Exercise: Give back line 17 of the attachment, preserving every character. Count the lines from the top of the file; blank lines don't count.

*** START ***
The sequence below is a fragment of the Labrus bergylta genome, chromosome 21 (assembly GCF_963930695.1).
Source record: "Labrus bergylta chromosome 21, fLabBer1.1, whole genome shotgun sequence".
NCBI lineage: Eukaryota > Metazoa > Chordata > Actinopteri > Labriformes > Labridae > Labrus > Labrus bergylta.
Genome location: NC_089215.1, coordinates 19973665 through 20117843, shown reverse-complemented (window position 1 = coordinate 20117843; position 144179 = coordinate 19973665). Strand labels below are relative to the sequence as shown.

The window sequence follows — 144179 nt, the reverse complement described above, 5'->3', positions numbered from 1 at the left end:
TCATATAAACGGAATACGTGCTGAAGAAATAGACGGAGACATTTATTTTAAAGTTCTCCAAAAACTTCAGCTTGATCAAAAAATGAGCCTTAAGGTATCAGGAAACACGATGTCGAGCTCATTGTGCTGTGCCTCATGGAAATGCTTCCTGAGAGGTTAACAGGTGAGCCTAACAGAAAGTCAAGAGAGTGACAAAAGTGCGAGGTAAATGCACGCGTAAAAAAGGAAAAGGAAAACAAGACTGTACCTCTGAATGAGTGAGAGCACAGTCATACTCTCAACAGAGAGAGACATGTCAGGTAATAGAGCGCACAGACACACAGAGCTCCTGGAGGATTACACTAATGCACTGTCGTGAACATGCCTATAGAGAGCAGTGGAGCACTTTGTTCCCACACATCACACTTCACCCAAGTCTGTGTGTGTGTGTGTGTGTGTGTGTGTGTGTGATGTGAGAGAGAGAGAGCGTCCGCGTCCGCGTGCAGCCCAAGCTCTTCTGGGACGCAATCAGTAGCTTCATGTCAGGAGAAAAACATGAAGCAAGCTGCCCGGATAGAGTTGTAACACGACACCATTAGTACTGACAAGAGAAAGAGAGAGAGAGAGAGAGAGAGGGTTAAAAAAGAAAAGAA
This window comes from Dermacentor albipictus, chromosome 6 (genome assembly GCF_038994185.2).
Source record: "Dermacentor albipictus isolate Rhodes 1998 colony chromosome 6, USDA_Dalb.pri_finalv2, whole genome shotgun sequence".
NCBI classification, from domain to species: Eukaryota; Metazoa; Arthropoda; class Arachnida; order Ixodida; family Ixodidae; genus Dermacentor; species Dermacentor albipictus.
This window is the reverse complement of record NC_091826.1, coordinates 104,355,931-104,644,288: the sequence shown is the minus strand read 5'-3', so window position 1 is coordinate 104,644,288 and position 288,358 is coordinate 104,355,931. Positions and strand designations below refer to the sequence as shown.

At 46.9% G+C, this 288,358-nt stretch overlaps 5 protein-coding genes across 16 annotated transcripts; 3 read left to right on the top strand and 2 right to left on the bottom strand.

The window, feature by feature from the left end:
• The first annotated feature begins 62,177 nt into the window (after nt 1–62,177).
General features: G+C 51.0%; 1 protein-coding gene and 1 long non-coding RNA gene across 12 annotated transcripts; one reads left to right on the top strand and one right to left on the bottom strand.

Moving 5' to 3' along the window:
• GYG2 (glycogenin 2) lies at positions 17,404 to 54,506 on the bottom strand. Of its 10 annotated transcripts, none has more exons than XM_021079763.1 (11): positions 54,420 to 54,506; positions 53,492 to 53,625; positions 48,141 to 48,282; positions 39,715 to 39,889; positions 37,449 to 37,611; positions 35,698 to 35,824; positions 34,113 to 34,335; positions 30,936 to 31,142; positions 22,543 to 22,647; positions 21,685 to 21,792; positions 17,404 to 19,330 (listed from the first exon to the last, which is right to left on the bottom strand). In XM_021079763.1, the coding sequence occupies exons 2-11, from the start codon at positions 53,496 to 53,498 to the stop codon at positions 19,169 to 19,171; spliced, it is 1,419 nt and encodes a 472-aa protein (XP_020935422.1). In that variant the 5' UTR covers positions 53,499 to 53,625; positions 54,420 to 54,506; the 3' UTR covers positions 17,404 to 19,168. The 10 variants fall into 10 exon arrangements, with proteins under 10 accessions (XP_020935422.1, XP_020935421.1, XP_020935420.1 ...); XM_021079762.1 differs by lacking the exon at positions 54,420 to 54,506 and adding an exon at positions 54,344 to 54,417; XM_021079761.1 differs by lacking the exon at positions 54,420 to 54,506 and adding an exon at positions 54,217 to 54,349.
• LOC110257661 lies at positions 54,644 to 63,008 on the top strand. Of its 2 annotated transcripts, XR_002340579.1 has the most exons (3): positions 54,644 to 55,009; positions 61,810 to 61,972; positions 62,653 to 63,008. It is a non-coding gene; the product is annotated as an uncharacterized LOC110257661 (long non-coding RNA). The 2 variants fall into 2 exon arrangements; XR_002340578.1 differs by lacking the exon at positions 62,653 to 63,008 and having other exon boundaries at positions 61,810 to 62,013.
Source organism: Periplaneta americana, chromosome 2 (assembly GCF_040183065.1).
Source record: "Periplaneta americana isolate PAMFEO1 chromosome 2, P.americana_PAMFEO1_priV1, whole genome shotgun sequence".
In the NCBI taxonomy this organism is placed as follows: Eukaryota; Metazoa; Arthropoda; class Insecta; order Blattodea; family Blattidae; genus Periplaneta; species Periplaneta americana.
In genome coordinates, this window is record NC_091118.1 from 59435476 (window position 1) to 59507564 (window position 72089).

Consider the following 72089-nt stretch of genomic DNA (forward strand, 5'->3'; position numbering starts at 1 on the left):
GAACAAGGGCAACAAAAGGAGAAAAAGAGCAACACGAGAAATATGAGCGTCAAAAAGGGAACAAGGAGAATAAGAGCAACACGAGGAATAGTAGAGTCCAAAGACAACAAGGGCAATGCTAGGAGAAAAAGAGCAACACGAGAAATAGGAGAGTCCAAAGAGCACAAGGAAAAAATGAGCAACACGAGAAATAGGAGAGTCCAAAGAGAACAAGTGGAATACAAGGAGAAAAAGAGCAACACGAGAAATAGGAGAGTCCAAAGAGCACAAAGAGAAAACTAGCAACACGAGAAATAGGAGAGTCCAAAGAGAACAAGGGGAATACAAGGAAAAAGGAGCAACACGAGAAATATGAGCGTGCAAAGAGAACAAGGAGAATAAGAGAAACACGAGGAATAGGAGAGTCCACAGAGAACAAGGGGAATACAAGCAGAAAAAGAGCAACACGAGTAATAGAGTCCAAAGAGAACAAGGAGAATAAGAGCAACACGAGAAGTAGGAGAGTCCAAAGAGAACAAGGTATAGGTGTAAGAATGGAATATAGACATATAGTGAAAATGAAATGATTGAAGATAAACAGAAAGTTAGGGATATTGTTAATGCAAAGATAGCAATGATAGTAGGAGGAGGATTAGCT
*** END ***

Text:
• LOC110257661 lies at positions 54,644 to 63,008 on the top strand. Of its 2 annotated transcripts, XR_002340579.1 has the most exons (3): positions 54,644 to 55,009; positions 61,810 to 61,972; positions 62,653 to 63,008. It is a non-coding gene; the product is annotated as an uncharacterized LOC110257661 (long non-coding RNA). The 2 variants fall into 2 exon arrangements; XR_002340578.1 differs by lacking the exon at positions 62,653 to 63,008 and having other exon boundaries at positions 61,810 to 62,013.